Explore USDA data in a whole new way

croptrends is a simple yet powerful web application that visualizes statistical data of major crops in the United States. It’s beautiful, fast, and easy to use. We carefully designed and built it to help farmers and researchers

  • discover how agricultural statistics for each crop have changed over time
  • explore how statistical data can vary across the United States or within a state
  • view a list of counties or states ranked according to statistical data for easy comparisons

Unmet needs

We found that it wasn't easy to see patterns across different metrics using the county maps available on the USDA NASS website. Users are required to download multiple files (in GIF or PDF formats) for different statistics in order to see how a crop performed within a given year. Although NASS has been collecting statistical data for years, users are limited to view a county map in a specific year; they can’t identify trends for the same county map over time.

Do one thing that works really well

We aimed to create a visualization tool that can solve these problems. We wanted to develop a single application that would allow users to easily explore, compare, and get insights in seconds.

How we built it

  • We first tried to visualize everything in one place. We gave the users the ability to select/filter on every single dimension. However, it was difficult to use and understand fully; especially for those who aren’t familiar with the data set.
  • We changed tactics and decided to focus on things that matter. We looked at county-level data and got a list of major crops in the US from the USDA NASS website.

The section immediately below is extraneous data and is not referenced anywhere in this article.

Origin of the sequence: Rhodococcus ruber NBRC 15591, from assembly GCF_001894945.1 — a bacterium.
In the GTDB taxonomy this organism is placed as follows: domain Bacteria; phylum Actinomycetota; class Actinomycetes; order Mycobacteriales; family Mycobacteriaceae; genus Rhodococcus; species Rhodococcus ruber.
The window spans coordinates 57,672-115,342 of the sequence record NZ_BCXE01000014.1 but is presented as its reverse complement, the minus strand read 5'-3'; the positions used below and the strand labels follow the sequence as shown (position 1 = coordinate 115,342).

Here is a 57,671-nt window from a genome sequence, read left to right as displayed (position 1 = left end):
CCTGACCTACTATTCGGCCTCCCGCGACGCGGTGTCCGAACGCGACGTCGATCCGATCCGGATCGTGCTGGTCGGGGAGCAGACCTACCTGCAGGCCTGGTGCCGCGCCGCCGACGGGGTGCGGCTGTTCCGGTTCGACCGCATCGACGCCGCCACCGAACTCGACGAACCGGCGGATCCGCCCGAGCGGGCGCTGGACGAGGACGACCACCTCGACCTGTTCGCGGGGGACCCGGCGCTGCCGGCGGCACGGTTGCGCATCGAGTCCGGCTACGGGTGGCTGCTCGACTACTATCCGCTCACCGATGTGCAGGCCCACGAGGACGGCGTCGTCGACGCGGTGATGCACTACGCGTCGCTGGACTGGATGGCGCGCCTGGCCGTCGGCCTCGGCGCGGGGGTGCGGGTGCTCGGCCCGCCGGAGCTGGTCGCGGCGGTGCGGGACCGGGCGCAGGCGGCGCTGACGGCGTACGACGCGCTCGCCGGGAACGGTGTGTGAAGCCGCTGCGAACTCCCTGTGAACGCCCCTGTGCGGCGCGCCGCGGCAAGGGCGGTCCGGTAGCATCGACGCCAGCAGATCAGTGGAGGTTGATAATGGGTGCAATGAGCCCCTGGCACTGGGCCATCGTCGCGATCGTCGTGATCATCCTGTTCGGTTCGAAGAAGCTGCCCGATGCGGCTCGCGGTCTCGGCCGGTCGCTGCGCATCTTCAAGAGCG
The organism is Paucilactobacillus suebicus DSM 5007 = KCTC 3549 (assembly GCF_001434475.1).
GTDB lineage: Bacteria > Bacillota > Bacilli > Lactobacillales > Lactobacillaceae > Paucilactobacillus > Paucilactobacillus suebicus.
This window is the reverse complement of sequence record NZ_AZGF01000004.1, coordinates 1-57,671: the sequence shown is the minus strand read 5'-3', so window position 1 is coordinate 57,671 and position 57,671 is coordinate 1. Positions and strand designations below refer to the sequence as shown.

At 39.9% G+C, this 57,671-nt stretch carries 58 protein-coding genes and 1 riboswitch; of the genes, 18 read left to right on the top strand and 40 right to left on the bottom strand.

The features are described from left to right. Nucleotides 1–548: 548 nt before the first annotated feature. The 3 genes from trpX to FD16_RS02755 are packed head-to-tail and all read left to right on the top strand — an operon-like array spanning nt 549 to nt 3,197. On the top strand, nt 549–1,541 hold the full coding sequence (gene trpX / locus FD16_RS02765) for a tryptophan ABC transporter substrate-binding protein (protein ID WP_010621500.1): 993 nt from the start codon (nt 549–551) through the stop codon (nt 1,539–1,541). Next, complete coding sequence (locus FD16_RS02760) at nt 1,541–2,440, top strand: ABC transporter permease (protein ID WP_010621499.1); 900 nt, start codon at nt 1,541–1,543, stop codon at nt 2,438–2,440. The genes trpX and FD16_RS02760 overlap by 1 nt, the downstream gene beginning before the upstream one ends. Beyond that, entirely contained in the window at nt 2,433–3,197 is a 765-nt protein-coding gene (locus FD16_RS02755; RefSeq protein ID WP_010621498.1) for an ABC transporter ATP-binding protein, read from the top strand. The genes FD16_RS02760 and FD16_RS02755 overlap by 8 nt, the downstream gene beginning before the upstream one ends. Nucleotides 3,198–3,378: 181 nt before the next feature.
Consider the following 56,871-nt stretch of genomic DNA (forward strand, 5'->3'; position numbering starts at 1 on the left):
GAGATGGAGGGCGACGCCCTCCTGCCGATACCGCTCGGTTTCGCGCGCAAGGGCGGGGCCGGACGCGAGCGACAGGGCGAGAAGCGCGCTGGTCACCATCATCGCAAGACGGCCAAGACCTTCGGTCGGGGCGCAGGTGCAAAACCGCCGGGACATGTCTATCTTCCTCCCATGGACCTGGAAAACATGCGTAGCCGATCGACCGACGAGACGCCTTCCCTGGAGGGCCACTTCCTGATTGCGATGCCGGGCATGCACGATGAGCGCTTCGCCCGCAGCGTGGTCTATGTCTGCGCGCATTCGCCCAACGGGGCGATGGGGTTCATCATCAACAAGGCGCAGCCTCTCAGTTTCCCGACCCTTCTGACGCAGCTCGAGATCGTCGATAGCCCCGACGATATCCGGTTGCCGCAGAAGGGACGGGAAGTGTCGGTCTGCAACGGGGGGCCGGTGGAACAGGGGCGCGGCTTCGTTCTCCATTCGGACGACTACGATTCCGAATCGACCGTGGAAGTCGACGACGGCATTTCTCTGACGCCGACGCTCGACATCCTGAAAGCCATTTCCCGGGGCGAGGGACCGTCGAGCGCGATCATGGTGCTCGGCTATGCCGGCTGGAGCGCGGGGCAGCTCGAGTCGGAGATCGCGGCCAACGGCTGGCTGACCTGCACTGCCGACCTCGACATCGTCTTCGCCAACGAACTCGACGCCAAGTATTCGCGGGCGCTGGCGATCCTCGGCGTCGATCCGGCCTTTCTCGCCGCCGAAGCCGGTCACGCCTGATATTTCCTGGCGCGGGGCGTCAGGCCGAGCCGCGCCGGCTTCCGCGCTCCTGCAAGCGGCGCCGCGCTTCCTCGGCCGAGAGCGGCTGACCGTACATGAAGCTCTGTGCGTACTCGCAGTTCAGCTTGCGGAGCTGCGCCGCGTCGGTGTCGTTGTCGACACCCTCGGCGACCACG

• To enable researchers to explore data from different perspectives, we provide multiple views of data -- a timeline for trends, a Choropleth map for geographic distributions, and a list view for generic comparisons. Coordinating these different visualizations posed the biggest challenge in building this application.
  • While we had clear ideas at the very beginning of how the layout and visualization should look, we went through countless iterations to ensure that the application is super easy to use. Flows and interactions should be intuitive so that users can discover all functionalities by themselves.
  • We originally accessed the data through the API provided by Microsoft, but it was too slow for interactive visualizations as we needed to request a lot of data. For example, the raw json data for corn production at the county level is over 170.8 MB. As user experience is our main priority, we don’t want users to wait even a second after clicking on anything. Otherwise, it would be difficult to compare and explore the data.
  • To optimize for speed, we downloaded data from the API and pre-processed the data in many ways. We first removed unnecessary or repetitive data (e.g. county names) from the raw data returned from the API. We then restructured the data such that we can look up for a specific data point (e.g. for a given county in a given year) very quickly. Lastly, we precomputed some information such as range of the values that is needed for visualizations, so that it doesn’t require a lot of extra computations to update visualizations when users hover over the map or drag through the timeline.

Technical note

  • All statistics are for all utilization practices, all classes, all production, unless stated otherwise.
  • Area planted data for Hay (Alfalfa), Hay (Other), Sugarcane, Tobacco (Burley), Tobacco (Flue-cured) are not available.
  • We use Corn for Grain and Sorghum for Grain data for area harvested, yield, and production. For area planted, we use total Corn and total Sorghum data.
  • The percentage in List View for area planted, area harvested, and production is either state per national or county per state.

What’s next?

Using the same framework, we can easily add more crops to the list or other metrics such as weather, prices, expenses, or consumption, so that people can discover more insights.

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